Addressing recent 11th Circuit case law related to coverage (and distinguishing same), the Court stated, “Fast forward then to 2006 and beyond. We recognize that the cases relied upon by Defendant (including several recent Southern District cases interpreting language found in two Eleventh Circuit cases) ostensibly support a far different construction of enterprise coverage that takes us back to where we were prior to 1974. See, e.g., Thorne v. All Restoration Servs., Inc., 448 F.3d 1264, 1267 (11th Cir.2006) (citing Dunlop in part for the proposition that “[w]hen goods reach the customer for whom they were intended, the interstate journey ends and employees engaged in any further intra state movement of the goods are not covered under the Act.”) (emphasis in original) (citations omitted); Lamonica, 578 F.Supp.2d at 1367 (“[A] customer who purchases an item from Home Depot is not engaged in commerce even if Home Depot previously purchased it from out-of-state wholesalers.”); Navarro, 533 F.Supp.2d at 1226 (“[T]he out-of-state shippers send the parts to the local dealer, where they are kept until they are purchased in the local market. Therefore, the interstate journey stops when the parts reached [sic] the local dealer.”).
To the extent these district court were applying the second prong of enterprise coverage under section 203(s)(1)(A)(i), which is at issue here, they may be over-relying on distinguishable, but more recent, Eleventh Circuit cases, and overlooking the analysis of the question in Dunlop following the 1974 amendments to the FLSA.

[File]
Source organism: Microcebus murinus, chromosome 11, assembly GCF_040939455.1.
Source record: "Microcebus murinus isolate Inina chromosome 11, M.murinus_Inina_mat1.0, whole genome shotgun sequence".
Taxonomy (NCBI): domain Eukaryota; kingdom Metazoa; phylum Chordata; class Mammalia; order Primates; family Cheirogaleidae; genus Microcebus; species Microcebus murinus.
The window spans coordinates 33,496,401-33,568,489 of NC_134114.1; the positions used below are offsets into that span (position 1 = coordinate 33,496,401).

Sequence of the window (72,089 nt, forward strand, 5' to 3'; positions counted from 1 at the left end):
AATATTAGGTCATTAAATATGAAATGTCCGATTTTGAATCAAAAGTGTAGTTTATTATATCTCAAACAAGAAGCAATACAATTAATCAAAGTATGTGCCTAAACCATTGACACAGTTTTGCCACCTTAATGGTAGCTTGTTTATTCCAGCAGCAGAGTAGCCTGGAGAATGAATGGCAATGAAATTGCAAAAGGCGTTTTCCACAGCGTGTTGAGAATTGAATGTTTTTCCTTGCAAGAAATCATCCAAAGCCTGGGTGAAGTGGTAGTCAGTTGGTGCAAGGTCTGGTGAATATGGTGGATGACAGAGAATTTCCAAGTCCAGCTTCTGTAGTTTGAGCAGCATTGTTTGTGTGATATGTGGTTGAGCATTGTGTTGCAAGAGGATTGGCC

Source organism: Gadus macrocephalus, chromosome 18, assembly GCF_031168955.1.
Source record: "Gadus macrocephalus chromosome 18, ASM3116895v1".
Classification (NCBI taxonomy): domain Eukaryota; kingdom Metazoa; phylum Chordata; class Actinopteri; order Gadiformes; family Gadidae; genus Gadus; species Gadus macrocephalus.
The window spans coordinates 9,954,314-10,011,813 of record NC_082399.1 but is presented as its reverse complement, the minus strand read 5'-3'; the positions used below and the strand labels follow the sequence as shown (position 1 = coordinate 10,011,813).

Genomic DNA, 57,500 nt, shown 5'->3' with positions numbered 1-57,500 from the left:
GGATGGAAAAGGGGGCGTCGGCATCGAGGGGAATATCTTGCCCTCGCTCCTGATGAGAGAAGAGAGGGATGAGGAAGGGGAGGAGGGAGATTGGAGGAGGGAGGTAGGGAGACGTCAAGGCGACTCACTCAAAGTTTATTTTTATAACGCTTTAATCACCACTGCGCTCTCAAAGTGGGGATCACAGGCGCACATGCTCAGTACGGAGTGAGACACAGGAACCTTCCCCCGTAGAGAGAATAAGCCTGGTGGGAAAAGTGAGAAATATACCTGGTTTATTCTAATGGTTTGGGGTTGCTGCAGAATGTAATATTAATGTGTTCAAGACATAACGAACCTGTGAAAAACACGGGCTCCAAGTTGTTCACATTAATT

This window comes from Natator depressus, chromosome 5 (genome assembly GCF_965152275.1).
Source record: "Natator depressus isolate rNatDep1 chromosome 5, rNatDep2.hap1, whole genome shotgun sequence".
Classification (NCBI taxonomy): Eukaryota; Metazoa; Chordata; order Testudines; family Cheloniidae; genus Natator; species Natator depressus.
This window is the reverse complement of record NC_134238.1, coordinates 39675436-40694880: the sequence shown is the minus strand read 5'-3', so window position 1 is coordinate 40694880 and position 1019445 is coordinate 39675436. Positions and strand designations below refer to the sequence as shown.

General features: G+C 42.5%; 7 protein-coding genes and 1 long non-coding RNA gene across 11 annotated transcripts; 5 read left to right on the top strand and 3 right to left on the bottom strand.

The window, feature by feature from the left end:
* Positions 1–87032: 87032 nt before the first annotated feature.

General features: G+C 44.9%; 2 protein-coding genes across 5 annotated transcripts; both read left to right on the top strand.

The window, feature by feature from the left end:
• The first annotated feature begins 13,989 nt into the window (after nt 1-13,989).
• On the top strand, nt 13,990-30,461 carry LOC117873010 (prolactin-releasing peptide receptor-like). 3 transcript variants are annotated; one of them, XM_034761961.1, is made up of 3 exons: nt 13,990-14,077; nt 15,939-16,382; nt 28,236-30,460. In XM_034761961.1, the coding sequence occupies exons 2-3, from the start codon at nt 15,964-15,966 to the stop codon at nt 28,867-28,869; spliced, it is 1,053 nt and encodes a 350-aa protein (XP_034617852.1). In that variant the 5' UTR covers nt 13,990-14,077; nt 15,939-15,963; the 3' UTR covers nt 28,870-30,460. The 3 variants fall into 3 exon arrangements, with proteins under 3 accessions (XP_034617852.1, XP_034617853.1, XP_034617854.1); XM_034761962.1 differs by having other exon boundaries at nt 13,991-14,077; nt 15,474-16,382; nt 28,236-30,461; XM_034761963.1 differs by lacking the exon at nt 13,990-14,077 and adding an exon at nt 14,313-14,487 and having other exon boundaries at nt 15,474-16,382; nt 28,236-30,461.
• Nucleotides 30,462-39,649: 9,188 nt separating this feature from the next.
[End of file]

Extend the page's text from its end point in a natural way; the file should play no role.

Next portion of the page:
So where did the confusion originate? It seems to have begun with the Eleventh Circuit panel decision’s summary discussion of Dunlop in Thorne v. All Restoration Services, which was a case decided entirely under the individual coverage provisions of the FLSA. A worker, Thorne, who was employed by a small mold restoration company sued for overtime compensation under the FLSA. Thorne claimed that the company was covered by the enterprise coverage as well as the individual coverage provisions of the statute. At trial, however, only Thorne testified in his case in chief. The trial court, Judge Cohn from our district, entered Rule 50 judgment as a matter of law on both the enterprise coverage and individual coverage components of the case. SeeCase No. 04-60095, D.E. 46 (S.D. Fla. Feb 1, 2005).